A Cluttered Mind…

My Dyslexia by Philip Schultz is the moving story of the author’s struggle to read as he wrestled with a mind that was cluttered with words and letters that were heartbreakingly indecipherable to him. Inspiring and beautifully written, as one might expect from a writer who won the Pulitzer Prize for Poetry in 2008, the book reveals Schultz’s deep-rooted feelings of being a “dummy” and how he recognized years later, when his son was diagnosed with dyslexia, that he had the same symptoms.

Reading the book led to me think about how everyone’s mind is cluttered in some way and that our lives are less ordered than we would like them to be. I say that not from a point of despair but rather in the hope that we can be more tolerant of the different ways each of us approaches the clutter in our lives.

Some of us have clutter because we are indecisive; we have difficulty making decisions about our stuff.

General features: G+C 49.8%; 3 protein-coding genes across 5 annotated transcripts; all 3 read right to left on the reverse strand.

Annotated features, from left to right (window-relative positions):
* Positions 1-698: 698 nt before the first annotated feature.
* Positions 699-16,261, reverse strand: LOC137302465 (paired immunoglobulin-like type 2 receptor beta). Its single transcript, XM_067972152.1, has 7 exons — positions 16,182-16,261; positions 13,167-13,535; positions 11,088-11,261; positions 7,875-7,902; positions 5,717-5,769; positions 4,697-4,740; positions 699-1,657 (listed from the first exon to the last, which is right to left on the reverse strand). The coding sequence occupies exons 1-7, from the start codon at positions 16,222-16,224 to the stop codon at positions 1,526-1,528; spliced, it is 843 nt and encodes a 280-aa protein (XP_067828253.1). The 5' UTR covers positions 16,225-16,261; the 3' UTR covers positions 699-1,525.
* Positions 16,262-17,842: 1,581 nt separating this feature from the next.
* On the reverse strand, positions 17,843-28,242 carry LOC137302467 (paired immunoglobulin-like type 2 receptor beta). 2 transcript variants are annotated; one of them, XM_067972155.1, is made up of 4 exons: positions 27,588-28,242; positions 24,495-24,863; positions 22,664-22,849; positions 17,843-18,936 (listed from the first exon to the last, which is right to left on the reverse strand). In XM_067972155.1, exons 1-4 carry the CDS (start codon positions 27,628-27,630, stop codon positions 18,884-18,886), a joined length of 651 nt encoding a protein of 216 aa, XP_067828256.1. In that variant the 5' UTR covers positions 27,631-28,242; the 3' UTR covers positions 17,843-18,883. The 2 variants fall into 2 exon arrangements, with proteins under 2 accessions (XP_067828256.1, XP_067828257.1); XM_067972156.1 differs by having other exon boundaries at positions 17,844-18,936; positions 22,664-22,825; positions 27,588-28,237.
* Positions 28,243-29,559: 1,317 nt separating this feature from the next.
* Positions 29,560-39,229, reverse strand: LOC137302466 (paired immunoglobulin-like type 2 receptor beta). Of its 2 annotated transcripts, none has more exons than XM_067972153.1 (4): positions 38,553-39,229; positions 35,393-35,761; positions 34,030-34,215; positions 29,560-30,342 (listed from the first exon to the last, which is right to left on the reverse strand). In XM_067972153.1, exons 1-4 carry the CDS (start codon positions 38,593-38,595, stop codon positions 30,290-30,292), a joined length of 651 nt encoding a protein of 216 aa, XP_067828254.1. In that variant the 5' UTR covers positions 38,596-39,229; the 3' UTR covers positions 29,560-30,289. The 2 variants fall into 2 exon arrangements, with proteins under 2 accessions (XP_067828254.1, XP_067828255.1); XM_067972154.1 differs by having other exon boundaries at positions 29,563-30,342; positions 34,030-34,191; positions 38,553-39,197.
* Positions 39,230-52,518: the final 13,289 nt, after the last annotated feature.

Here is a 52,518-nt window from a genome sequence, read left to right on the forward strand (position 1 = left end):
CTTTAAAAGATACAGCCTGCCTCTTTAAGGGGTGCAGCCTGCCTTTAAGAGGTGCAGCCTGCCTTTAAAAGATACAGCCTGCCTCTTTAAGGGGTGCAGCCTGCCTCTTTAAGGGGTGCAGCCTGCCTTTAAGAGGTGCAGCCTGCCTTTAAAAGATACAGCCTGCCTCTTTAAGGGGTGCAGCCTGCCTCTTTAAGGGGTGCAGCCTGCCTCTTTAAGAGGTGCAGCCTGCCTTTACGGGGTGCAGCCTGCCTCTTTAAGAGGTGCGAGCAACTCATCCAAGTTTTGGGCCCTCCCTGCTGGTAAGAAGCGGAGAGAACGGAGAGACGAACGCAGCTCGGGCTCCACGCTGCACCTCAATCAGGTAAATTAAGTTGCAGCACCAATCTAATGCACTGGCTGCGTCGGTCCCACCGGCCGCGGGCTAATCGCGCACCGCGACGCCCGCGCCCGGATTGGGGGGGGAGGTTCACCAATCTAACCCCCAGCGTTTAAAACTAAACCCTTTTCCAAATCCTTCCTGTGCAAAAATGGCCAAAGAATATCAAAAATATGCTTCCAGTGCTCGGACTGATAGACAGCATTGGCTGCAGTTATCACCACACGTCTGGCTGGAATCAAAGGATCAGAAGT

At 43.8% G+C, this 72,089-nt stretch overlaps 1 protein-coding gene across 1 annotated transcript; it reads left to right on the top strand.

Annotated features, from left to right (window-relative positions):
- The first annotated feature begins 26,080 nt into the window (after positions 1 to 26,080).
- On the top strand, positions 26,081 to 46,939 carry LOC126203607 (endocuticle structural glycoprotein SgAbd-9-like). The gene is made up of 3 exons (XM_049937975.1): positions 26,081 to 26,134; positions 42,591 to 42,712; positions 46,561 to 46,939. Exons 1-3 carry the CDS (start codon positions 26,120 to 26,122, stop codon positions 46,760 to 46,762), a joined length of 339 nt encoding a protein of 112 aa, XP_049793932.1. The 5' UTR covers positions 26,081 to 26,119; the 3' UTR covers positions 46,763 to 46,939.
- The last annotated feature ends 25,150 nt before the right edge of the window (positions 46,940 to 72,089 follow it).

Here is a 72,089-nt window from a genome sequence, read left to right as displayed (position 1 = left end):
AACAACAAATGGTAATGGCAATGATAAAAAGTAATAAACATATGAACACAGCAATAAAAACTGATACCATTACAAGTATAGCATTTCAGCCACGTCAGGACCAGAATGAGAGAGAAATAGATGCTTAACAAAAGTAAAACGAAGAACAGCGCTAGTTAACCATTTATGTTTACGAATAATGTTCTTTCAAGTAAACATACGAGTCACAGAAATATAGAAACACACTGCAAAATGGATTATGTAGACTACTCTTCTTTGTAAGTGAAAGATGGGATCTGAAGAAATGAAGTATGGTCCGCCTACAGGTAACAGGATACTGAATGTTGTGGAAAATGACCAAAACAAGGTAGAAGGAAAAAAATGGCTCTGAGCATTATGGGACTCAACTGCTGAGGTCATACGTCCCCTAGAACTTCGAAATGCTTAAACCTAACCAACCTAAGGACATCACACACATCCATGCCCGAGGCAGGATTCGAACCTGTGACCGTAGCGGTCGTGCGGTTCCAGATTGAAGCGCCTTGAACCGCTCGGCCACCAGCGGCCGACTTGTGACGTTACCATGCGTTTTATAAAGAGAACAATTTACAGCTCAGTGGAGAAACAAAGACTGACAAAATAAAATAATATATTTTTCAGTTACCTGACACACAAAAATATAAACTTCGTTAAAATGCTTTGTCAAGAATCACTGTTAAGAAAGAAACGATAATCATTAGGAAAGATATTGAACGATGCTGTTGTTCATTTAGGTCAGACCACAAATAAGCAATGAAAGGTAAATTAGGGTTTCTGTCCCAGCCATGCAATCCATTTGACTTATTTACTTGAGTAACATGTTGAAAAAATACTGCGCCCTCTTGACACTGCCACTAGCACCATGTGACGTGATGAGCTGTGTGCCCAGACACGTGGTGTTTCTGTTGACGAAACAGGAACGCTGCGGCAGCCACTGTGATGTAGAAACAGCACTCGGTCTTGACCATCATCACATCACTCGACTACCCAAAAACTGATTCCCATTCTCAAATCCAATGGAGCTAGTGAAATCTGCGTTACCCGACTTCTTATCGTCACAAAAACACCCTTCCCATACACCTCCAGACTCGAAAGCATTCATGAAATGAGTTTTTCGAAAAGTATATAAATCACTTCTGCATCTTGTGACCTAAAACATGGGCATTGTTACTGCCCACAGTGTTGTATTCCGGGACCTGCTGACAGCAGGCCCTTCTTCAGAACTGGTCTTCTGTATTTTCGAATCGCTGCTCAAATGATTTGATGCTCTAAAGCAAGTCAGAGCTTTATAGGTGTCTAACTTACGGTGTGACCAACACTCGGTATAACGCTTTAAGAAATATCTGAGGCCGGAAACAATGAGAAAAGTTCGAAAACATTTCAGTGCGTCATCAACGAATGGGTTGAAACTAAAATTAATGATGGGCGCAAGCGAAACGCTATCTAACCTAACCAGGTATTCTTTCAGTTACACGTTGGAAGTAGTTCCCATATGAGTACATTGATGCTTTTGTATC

Some of us keep things because they serve as our memory; if we get rid of them we’re concerned that we will forget our stories.

Some of us serve as the repository for our family’s stuff; we keep the items in honor of our family history – and because no one else wants them.

Some of us never learned to create order in our lives; we find it difficult to let go of old things as we bring in new ones.

Philip Schultz showed such fortitude and courage in conquering the clutter in his mind. Many readers have asked him why he became a writer, especially a poet. He writes,

“There’s no little irony in the fact that the very things I couldn’t do have helped provide me with a profession and means of knowing myself; that I chose to master the very thing that once hindered and mastered me; to own what once owned me.”

So let us show some fortitude in our quest to conquer clutter, to make order in our lives. Let’s own what once owned us.

LH

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